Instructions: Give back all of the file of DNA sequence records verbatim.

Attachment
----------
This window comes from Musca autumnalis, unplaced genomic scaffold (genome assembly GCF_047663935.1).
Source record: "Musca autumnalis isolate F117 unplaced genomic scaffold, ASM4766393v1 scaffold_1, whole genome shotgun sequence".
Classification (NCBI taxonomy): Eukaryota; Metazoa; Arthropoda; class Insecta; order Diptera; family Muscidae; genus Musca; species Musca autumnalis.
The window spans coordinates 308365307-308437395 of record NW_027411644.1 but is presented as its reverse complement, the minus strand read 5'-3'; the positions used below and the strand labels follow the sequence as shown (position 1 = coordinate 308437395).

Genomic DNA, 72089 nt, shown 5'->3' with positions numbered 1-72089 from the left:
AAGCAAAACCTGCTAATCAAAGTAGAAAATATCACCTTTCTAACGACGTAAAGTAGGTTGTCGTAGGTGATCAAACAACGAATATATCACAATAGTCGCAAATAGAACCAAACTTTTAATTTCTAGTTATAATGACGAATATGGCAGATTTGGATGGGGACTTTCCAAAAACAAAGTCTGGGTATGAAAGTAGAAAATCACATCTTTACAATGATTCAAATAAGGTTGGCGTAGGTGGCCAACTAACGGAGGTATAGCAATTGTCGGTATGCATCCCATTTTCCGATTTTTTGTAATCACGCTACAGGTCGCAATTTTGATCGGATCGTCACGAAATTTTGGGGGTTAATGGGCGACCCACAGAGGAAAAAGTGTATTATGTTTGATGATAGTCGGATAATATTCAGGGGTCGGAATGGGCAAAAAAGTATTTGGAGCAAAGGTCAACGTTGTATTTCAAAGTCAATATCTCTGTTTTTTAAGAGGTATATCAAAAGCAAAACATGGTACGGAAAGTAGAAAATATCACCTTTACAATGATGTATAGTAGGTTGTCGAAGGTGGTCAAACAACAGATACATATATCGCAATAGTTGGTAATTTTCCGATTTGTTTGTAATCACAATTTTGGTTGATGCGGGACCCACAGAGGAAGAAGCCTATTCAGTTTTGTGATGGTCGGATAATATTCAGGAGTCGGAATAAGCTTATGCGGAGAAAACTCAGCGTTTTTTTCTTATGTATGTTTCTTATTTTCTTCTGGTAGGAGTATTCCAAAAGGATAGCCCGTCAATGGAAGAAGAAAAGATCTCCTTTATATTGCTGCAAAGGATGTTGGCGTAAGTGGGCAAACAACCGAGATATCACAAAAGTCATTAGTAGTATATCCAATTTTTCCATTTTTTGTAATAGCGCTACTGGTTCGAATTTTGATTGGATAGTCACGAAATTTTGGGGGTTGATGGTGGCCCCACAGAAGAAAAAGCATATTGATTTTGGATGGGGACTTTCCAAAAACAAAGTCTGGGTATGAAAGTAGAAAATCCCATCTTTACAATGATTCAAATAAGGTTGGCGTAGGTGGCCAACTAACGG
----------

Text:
This window comes from Musca autumnalis, unplaced genomic scaffold (genome assembly GCF_047663935.1).
Source record: "Musca autumnalis isolate F117 unplaced genomic scaffold, ASM4766393v1 scaffold_1, whole genome shotgun sequence".
Classification (NCBI taxonomy): Eukaryota; Metazoa; Arthropoda; class Insecta; order Diptera; family Muscidae; genus Musca; species Musca autumnalis.
The window spans coordinates 308365307-308437395 of record NW_027411644.1 but is presented as its reverse complement, the minus strand read 5'-3'; the positions used below and the strand labels follow the sequence as shown (position 1 = coordinate 308437395).

Genomic DNA, 72089 nt, shown 5'->3' with positions numbered 1-72089 from the left:
AAGCAAAACCTGCTAATCAAAGTAGAAAATATCACCTTTCTAACGACGTAAAGTAGGTTGTCGTAGGTGATCAAACAACGAATATATCACAATAGTCGCAAATAGAACCAAACTTTTAATTTCTAGTTATAATGACGAATATGGCAGATTTGGATGGGGACTTTCCAAAAACAAAGTCTGGGTATGAAAGTAGAAAATCACATCTTTACAATGATTCAAATAAGGTTGGCGTAGGTGGCCAACTAACGGAGGTATAGCAATTGTCGGTATGCATCCCATTTTCCGATTTTTTGTAATCACGCTACAGGTCGCAATTTTGATCGGATCGTCACGAAATTTTGGGGGTTAATGGGCGACCCACAGAGGAAAAAGTGTATTATGTTTGATGATAGTCGGATAATATTCAGGGGTCGGAATGGGCAAAAAAGTATTTGGAGCAAAGGTCAACGTTGTATTTCAAAGTCAATATCTCTGTTTTTTAAGAGGTATATCAAAAGCAAAACATGGTACGGAAAGTAGAAAATATCACCTTTACAATGATGTATAGTAGGTTGTCGAAGGTGGTCAAACAACAGATACATATATCGCAATAGTTGGTAATTTTCCGATTTGTTTGTAATCACAATTTTGGTTGATGCGGGACCCACAGAGGAAGAAGCCTATTCAGTTTTGTGATGGTCGGATAATATTCAGGAGTCGGAATAAGCTTATGCGGAGAAAACTCAGCGTTTTTTTCTTATGTATGTTTCTTATTTTCTTCTGGTAGGAGTATTCCAAAAGGATAGCCCGTCAATGGAAGAAGAAAAGATCTCCTTTATATTGCTGCAAAGGATGTTGGCGTAAGTGGGCAAACAACCGAGATATCACAAAAGTCATTAGTAGTATATCCAATTTTTCCATTTTTTGTAATAGCGCTACTGGTTCGAATTTTGATTGGATAGTCACGAAATTTTGGGGGTTGATGGTGGCCCCACAGAAGAAAAAGCATATTGATTTTGGATGGGGACTTTCCAAAAACAAAGTCTGGGTATGAAAGTAGAAAATCCCATCTTTACAATGATTCAAATAAGGTTGGCGTAGGTGGCCAACTAACGG